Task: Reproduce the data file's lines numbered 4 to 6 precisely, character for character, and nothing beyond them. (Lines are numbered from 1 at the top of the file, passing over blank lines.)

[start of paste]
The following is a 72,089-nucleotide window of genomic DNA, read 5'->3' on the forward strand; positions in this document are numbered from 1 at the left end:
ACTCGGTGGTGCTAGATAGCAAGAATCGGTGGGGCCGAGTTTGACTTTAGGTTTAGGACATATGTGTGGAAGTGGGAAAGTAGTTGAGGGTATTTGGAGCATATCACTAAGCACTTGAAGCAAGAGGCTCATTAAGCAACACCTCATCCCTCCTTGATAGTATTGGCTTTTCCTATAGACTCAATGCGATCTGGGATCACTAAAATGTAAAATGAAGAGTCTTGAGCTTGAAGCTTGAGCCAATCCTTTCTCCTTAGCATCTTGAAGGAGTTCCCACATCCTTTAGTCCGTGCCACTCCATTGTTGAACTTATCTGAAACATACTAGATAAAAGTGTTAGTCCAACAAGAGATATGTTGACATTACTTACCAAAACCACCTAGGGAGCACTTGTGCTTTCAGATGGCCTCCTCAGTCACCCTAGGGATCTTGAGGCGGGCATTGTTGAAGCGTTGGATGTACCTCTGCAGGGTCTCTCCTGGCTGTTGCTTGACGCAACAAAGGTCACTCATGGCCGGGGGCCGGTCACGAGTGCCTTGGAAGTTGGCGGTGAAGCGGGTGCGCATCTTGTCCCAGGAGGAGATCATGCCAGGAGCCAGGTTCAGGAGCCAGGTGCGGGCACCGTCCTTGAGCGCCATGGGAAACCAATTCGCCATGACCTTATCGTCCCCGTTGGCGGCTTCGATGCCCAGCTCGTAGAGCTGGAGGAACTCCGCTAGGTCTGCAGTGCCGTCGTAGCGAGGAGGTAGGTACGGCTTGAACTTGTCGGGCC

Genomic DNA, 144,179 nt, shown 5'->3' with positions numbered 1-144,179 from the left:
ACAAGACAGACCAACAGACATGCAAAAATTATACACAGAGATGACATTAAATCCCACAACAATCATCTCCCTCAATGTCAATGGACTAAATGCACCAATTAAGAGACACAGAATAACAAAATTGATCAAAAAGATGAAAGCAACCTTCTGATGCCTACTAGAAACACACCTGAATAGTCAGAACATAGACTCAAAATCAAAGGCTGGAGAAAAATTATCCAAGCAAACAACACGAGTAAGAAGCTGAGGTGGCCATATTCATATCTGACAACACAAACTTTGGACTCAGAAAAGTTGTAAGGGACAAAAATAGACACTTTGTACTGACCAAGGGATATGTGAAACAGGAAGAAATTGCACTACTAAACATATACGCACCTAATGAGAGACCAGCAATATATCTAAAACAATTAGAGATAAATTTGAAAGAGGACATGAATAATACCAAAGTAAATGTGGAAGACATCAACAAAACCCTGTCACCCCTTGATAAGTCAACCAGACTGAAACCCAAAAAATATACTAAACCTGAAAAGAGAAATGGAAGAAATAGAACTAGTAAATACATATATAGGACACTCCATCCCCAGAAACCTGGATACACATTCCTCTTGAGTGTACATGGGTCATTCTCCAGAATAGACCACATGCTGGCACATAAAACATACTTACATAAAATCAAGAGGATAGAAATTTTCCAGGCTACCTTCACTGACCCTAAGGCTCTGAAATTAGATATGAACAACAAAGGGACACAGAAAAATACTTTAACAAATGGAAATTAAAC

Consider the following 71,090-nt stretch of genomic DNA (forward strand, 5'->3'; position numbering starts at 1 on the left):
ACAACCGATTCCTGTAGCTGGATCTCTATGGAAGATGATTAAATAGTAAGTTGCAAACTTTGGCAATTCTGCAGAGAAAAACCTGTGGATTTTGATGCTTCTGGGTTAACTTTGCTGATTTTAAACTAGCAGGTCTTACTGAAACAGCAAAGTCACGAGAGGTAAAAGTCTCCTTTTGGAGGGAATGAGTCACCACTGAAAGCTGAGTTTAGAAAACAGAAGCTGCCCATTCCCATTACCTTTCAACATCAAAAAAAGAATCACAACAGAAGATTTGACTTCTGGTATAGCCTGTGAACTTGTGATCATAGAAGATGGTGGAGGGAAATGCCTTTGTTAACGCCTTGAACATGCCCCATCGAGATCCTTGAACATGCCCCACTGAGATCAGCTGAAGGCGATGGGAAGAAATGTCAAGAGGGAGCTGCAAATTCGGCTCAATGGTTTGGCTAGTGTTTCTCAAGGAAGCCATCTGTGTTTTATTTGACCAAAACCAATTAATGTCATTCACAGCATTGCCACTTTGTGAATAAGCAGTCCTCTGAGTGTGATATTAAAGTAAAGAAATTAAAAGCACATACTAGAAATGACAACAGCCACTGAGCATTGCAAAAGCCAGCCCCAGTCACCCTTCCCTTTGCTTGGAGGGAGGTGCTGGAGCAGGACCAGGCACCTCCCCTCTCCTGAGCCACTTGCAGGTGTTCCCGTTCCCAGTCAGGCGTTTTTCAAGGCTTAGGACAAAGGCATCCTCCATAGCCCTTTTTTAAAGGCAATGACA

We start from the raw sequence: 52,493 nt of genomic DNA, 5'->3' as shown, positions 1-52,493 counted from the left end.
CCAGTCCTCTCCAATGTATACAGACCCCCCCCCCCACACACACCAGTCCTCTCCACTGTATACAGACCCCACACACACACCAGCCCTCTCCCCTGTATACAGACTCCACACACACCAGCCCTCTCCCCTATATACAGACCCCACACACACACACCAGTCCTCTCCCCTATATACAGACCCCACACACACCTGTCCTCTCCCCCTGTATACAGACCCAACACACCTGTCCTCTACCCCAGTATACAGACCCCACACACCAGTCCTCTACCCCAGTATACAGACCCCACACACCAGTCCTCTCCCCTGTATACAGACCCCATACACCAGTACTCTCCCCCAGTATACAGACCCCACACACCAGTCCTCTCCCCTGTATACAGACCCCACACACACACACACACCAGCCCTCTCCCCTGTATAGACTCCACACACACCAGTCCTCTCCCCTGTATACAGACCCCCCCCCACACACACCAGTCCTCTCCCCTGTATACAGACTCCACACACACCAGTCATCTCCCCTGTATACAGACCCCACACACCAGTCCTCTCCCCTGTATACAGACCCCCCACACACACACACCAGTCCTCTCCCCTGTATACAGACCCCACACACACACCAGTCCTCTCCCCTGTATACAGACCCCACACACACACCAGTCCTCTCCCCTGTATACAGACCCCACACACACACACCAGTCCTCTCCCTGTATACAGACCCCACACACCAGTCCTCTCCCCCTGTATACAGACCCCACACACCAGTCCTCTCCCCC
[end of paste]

ACAAGACAGACCAACAGACATGCAAAAATTATACACAGAGATGACATTAAATCCCACAACAATCATCTCCCTCAATGTCAATGGACTAAATGCACCAATTAAGAGACACAGAATAACAAAATTGATCAAAAAGATGAAAGCAACCTTCTGATGCCTACTAGAAACACACCTGAATAGTCAGAACATAGACTCAAAATCAAAGGCTGGAGAAAAATTATCCAAGCAAACAACACGAGTAAGAAGCTGAGGTGGCCATATTCATATCTGACAACACAAACTTTGGACTCAGAAAAGTTGTAAGGGACAAAAATAGACACTTTGTACTGACCAAGGGATATGTGAAACAGGAAGAAATTGCACTACTAAACATATACGCACCTAATGAGAGACCAGCAATATATCTAAAACAATTAGAGATAAATTTGAAAGAGGACATGAATAATACCAAAGTAAATGTGGAAGACATCAACAAAACCCTGTCACCCCTTGATAAGTCAACCAGACTGAAACCCAAAAAATATACTAAACCTGAAAAGAGAAATGGAAGAAATAGAACTAGTAAATACATATATAGGACACTCCATCCCCAGAAACCTGGATACACATTCCTCTTGAGTGTACATGGGTCATTCTCCAGAATAGACCACATGCTGGCACATAAAACATACTTACATAAAATCAAGAGGATAGAAATTTTCCAGGCTACCTTCACTGACCCTAAGGCTCTGAAATTAGATATGAACAACAAAGGGACACAGAAAAATACTTTAACAAATGGAAATTAAAC

Consider the following 71,090-nt stretch of genomic DNA (forward strand, 5'->3'; position numbering starts at 1 on the left):
ACAACCGATTCCTGTAGCTGGATCTCTATGGAAGATGATTAAATAGTAAGTTGCAAACTTTGGCAATTCTGCAGAGAAAAACCTGTGGATTTTGATGCTTCTGGGTTAACTTTGCTGATTTTAAACTAGCAGGTCTTACTGAAACAGCAAAGTCACGAGAGGTAAAAGTCTCCTTTTGGAGGGAATGAGTCACCACTGAAAGCTGAGTTTAGAAAACAGAAGCTGCCCATTCCCATTACCTTTCAACATCAAAAAAAGAATCACAACAGAAGATTTGACTTCTGGTATAGCCTGTGAACTTGTGATCATAGAAGATGGTGGAGGGAAATGCCTTTGTTAACGCCTTGAACATGCCCCATCGAGATCCTTGAACATGCCCCACTGAGATCAGCTGAAGGCGATGGGAAGAAATGTCAAGAGGGAGCTGCAAATTCGGCTCAATGGTTTGGCTAGTGTTTCTCAAGGAAGCCATCTGTGTTTTATTTGACCAAAACCAATTAATGTCATTCACAGCATTGCCACTTTGTGAATAAGCAGTCCTCTGAGTGTGATATTAAAGTAAAGAAATTAAAAGCACATACTAGAAATGACAACAGCCACTGAGCATTGCAAAAGCCAGCCCCAGTCACCCTTCCCTTTGCTTGGAGGGAGGTGCTGGAGCAGGACCAGGCACCTCCCCTCTCCTGAGCCACTTGCAGGTGTTCCCGTTCCCAGTCAGGCGTTTTTCAAGGCTTAGGACAAAGGCATCCTCCATAGCCCTTTTTTAAAGGCAATGACA